Running a small business can be overwhelming — in the midst of wearing so many hats, things like finding the right business insurance coverage can sometimes be pushed aside. But it’s important to remember that without the necessary coverage, everything you’ve worked for can be lost in the blink of the eye, with one large claim you can’t recover from.
From customer slips and falls to your employee’s laptops to dropping a hammer while working on a house, there are so many things that business insurance protects you from. We’ve made it easy and quick for you by laying out the 6 types of coverage you need as a small business owner to protect yourself, your business, your employees, and your customers.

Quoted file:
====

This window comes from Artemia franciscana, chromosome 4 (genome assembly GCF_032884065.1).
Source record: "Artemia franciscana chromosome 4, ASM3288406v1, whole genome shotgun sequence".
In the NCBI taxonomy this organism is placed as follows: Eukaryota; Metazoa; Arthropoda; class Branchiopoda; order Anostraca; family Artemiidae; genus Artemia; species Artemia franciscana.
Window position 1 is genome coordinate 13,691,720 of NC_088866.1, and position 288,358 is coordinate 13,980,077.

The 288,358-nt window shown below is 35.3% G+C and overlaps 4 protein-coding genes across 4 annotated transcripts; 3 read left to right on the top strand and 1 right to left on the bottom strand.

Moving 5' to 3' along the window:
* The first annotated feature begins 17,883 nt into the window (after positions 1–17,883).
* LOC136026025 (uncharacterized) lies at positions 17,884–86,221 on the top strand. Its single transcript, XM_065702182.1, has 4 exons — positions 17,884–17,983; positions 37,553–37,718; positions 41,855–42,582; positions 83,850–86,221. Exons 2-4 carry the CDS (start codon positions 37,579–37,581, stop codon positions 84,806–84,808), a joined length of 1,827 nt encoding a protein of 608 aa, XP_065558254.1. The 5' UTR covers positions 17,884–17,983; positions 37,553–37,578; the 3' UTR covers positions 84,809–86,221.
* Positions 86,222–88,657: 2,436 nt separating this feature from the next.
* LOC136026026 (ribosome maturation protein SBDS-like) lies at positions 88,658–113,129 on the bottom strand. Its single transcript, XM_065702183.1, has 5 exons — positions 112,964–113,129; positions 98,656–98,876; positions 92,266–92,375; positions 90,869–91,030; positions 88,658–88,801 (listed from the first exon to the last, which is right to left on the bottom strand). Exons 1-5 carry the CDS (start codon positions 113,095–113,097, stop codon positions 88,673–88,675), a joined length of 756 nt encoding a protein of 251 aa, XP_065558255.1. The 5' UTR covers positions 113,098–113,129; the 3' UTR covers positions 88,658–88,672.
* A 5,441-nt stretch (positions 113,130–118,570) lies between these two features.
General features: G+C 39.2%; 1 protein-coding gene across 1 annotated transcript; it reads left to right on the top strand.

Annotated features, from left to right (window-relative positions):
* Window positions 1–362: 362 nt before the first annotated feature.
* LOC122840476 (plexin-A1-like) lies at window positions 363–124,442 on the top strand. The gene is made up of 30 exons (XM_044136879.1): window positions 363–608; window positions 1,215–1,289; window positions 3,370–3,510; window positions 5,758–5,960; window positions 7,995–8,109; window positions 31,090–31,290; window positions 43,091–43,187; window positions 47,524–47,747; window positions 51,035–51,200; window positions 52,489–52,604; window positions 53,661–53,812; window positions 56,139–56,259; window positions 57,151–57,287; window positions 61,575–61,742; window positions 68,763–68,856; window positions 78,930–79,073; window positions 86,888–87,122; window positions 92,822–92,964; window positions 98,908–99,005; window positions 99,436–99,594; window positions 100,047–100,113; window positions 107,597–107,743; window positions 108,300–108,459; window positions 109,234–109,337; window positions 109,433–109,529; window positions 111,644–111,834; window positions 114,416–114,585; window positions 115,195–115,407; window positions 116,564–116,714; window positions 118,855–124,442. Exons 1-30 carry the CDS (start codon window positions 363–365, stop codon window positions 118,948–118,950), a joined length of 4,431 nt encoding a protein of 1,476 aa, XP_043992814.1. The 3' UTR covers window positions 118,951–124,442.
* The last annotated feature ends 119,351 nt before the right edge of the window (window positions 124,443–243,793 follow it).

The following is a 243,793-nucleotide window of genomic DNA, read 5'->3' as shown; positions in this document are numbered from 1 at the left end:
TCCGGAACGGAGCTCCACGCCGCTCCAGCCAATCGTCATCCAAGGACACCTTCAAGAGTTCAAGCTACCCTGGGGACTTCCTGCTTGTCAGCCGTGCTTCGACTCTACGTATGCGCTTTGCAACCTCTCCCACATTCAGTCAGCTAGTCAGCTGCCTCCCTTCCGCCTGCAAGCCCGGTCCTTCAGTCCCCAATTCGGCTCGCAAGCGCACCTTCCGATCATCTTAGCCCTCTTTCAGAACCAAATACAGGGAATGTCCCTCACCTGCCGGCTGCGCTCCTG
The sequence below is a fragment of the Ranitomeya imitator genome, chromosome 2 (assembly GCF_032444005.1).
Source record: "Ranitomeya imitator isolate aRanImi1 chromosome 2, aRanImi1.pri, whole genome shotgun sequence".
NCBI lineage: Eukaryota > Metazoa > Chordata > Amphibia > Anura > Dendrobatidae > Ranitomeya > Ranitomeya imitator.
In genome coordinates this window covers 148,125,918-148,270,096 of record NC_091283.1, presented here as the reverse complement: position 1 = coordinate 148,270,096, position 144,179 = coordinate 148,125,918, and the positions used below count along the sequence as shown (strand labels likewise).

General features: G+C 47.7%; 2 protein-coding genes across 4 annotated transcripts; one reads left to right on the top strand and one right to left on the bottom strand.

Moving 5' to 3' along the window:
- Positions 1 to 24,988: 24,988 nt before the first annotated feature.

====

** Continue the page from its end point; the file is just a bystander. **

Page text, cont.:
1. Property Insurance
Commercial Property Insurance is imperative to your small business, whether you own the building where your business is located or not. Here are the two basic parts: 1) If you own the building, you will have to insure the property to its replacement cost; 2) Whether you own the property or not, you will need to insure everything inside the property, which is also known as “Business Personal Property Insurance.” This insurance will ensure coverage of everything inside your office, from computers to phones to conference tables — even your desk!
Theft, vandalism, fire, malicious mischief and wind damage are other perils covered by property insurance. Property insurance is included in standard “BOPs” or Business Owner Policies.
2. General Liability Insurance